The most significant parallel between Afghanistan and Vietnam isn't the potential quagmire abroad.
Comparisons between Afghanistan and Vietnam are popular these days, as worries of another "quagmire" mount. But the most significant parallel might not be the wars themselves, but rather the divisions they cause among Democrats in Congress. As with Vietnam, Congressional divisions could set the public narrative on Afghanistan and leave the President with a political quagmire at home.
Democrats won big in the 1964 election, but President Lyndon Johnson struggled to convince his party to continue America's involvement in Vietnam. Johnson was concerned that if South Vietnam fell, so would the other countries in the region; furthermore, he upped the ante on Vietnam after the Gulf of Tonkin incident earlier that year. Johnson's war policy of "gradualism" called for steadily increasing military pressure against the North Vietnamese. Congressional Democrats, however, criticized this approach from both sides.
These divisions played out through televised hearings at a time when foreign policy differences were rarely aired in public. On one side, chairman of the Senate Foreign Relations Committee, William Fulbright of Arkansas, heard testimony in 1966 from intellectuals who opposed an escalation of the war and called for a negotiated settlement. Shortly thereafter, Senator John Stennis of Mississippi held Senate Armed Services Committee subcommittee hearings in which military leaders testified in favor of escalating the commitment further than the administration advocated.
Since the Johnson administration proved inept at articulating its own strategy, the Congressional debate took center stage in the public mind. The national conversation boiled down to a discussion of two extremes-scale down or dramatically ramp up-and left no room for other strategies. The hearings, and the debate they shaped, crowded Johnson's "gradualism" from the field.
A similar scenario could be playing out today. Intra-party fissures among congressional Democrats exist over General Stanley McChrystal's request for 40,000 additional troops. Chairman of the House Armed Services Committee Ike Skelton supports General McChrystal's request, but chairman of the Senate Armed Services Committee Carl Levin is skeptical. Disagreement also exists between the leaders of the House and Senate Appropriations Committees, with Senator Daniel Inouye in favor of a counterinsurgency strategy, and Congressman David Obey in opposition to a troop buildup.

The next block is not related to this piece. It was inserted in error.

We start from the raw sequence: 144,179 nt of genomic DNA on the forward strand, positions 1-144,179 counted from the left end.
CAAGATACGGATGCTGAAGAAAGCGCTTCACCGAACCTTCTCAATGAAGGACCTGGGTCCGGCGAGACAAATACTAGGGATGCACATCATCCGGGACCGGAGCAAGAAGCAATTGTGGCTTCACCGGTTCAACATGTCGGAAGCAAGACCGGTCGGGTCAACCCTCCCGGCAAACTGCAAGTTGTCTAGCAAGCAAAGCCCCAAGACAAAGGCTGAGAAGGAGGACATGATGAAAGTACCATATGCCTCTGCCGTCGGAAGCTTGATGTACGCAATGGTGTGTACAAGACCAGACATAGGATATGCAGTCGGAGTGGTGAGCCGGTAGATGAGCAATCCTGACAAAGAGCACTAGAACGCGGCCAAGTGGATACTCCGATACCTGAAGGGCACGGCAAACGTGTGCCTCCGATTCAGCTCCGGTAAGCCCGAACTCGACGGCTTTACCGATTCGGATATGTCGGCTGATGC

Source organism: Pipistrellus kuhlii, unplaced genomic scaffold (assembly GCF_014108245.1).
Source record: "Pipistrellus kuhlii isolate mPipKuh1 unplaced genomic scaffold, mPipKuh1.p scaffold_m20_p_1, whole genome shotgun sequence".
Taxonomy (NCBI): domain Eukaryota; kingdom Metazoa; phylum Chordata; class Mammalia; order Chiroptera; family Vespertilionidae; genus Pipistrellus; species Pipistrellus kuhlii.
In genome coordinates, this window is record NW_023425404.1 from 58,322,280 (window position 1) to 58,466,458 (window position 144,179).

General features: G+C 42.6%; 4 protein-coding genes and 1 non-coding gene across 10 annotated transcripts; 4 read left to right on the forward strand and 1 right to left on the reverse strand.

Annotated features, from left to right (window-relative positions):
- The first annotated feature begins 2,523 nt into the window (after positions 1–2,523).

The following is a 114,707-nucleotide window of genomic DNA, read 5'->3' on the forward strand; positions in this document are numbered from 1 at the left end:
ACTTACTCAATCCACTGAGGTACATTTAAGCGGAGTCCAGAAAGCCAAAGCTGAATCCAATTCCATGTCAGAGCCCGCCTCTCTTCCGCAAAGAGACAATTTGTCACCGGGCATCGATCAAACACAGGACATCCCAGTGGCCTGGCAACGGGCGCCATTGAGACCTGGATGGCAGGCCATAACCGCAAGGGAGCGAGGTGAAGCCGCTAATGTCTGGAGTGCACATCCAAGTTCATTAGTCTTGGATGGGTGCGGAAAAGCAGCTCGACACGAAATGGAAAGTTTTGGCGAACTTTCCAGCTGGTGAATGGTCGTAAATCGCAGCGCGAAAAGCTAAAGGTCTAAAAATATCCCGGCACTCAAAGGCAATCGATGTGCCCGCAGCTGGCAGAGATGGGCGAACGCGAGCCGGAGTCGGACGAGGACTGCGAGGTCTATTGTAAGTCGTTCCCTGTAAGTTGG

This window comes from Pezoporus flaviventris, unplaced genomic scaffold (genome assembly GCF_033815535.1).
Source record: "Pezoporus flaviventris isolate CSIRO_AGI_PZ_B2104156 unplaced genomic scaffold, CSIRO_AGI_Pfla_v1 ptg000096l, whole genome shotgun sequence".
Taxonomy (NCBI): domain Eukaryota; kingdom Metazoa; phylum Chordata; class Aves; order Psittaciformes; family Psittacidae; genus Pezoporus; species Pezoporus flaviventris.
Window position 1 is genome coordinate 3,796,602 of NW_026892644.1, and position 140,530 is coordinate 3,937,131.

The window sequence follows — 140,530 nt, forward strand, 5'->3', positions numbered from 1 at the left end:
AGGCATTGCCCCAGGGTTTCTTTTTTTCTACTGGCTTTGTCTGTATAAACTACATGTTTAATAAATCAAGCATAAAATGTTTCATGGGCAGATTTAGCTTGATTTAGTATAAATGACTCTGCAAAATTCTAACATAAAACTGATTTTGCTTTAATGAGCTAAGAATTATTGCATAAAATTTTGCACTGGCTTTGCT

Not only have Congressional Democrats begun staking out their positions, they have also begun pushing actions to advance their causes. Congressman Skelton is calling for General McChrystal to testify to Congress at his earliest convenience. In echoes of the 1969 Church-Cooper resolution, which restricted funding for expanding the Vietnam War, Congressman Obey has promised scrutiny of the administration's funding request for any additional troops.
On the other end of Pennsylvania Avenue, the President has already ruled out withdrawing from Afghanistan. Nevertheless, Congressional Democrats have started a debate that presents America with a binary choice-give General McChrystal what he wants, or start getting out. But those aren't the only two options. The President could send more troops, but perhaps fewer than requested. He could also re-tailor the mission by concentrating on the use of U.S. troops to train Afghan troops. Or he could maintain troop levels and change what the troops are actually doing. The list goes on.
The President has chosen to conduct a comprehensive review to determine which of these options presents our best bet for creating a successful strategy for Afghanistan-an eminently responsible action for a Commander-in-Chief. However, as he takes the time to reach a decision, the extremes represented in the Congressional conversation are growing more entrenched. If the President recommends a strategy that does not exactly reflect one of the two extremes-as is likely to be the case-he risks being drowned out in the public square, where those extremes have begun to take root.
In other words, the longer President Obama remains mum, the more difficult this task will become.
The President has clearly taken some lessons from Vietnam to heart, evoking that war while emphasizing the need to support our troops with the right strategy and resources. Vietnam, however, is also a lesson in how intra-party splits can hinder a President's strategy, particularly if it's an alternative approach that does not have its own advocates on Capitol Hill. Given the stakes, Americans deserve to hear all the options at our disposal in Afghanistan. By taking this lesson of Vietnam to heart, the President can help make sure that happens.
Jessie Daniels is a Principal of the Truman Project and is currently an independent writer living in New York City.
Photo courtesy of The National Archives.